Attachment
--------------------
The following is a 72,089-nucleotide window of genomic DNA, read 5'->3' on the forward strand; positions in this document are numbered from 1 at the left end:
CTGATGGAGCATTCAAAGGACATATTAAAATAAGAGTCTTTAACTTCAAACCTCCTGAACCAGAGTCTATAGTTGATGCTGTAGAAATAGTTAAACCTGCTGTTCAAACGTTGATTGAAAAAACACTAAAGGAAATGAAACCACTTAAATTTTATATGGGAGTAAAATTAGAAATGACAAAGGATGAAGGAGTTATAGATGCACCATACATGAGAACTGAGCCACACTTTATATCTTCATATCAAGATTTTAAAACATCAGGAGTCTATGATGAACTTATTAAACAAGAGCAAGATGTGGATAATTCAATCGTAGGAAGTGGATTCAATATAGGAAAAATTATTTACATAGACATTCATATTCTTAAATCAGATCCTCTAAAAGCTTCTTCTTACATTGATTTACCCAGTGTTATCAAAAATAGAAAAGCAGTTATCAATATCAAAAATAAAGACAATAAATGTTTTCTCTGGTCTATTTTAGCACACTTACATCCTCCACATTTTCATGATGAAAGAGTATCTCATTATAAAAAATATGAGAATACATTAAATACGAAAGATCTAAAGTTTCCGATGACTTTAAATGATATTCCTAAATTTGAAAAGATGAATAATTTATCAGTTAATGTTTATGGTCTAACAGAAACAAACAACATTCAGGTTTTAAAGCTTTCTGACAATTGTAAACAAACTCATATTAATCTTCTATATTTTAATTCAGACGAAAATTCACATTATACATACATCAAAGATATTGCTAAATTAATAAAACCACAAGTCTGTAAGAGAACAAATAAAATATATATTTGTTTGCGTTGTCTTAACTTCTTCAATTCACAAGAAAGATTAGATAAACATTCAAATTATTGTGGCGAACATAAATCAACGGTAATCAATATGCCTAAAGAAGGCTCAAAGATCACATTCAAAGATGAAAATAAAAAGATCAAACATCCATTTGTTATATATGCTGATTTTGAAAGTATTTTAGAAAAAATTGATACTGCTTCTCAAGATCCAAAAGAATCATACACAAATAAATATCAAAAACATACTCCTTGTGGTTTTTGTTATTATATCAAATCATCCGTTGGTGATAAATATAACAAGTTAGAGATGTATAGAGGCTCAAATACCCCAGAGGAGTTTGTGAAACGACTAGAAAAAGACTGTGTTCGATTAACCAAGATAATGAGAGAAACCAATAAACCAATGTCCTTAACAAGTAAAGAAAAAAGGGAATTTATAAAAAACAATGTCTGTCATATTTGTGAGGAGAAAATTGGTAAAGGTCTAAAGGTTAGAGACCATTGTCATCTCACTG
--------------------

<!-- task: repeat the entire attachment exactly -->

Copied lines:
The following is a 72,089-nucleotide window of genomic DNA, read 5'->3' on the forward strand; positions in this document are numbered from 1 at the left end:
CTGATGGAGCATTCAAAGGACATATTAAAATAAGAGTCTTTAACTTCAAACCTCCTGAACCAGAGTCTATAGTTGATGCTGTAGAAATAGTTAAACCTGCTGTTCAAACGTTGATTGAAAAAACACTAAAGGAAATGAAACCACTTAAATTTTATATGGGAGTAAAATTAGAAATGACAAAGGATGAAGGAGTTATAGATGCACCATACATGAGAACTGAGCCACACTTTATATCTTCATATCAAGATTTTAAAACATCAGGAGTCTATGATGAACTTATTAAACAAGAGCAAGATGTGGATAATTCAATCGTAGGAAGTGGATTCAATATAGGAAAAATTATTTACATAGACATTCATATTCTTAAATCAGATCCTCTAAAAGCTTCTTCTTACATTGATTTACCCAGTGTTATCAAAAATAGAAAAGCAGTTATCAATATCAAAAATAAAGACAATAAATGTTTTCTCTGGTCTATTTTAGCACACTTACATCCTCCACATTTTCATGATGAAAGAGTATCTCATTATAAAAAATATGAGAATACATTAAATACGAAAGATCTAAAGTTTCCGATGACTTTAAATGATATTCCTAAATTTGAAAAGATGAATAATTTATCAGTTAATGTTTATGGTCTAACAGAAACAAACAACATTCAGGTTTTAAAGCTTTCTGACAATTGTAAACAAACTCATATTAATCTTCTATATTTTAATTCAGACGAAAATTCACATTATACATACATCAAAGATATTGCTAAATTAATAAAACCACAAGTCTGTAAGAGAACAAATAAAATATATATTTGTTTGCGTTGTCTTAACTTCTTCAATTCACAAGAAAGATTAGATAAACATTCAAATTATTGTGGCGAACATAAATCAACGGTAATCAATATGCCTAAAGAAGGCTCAAAGATCACATTCAAAGATGAAAATAAAAAGATCAAACATCCATTTGTTATATATGCTGATTTTGAAAGTATTTTAGAAAAAATTGATACTGCTTCTCAAGATCCAAAAGAATCATACACAAATAAATATCAAAAACATACTCCTTGTGGTTTTTGTTATTATATCAAATCATCCGTTGGTGATAAATATAACAAGTTAGAGATGTATAGAGGCTCAAATACCCCAGAGGAGTTTGTGAAACGACTAGAAAAAGACTGTGTTCGATTAACCAAGATAATGAGAGAAACCAATAAACCAATGTCCTTAACAAGTAAAGAAAAAAGGGAATTTATAAAAAACAATGTCTGTCATATTTGTGAGGAGAAAATTGGTAAAGGTCTAAAGGTTAGAGACCATTGTCATCTCACTG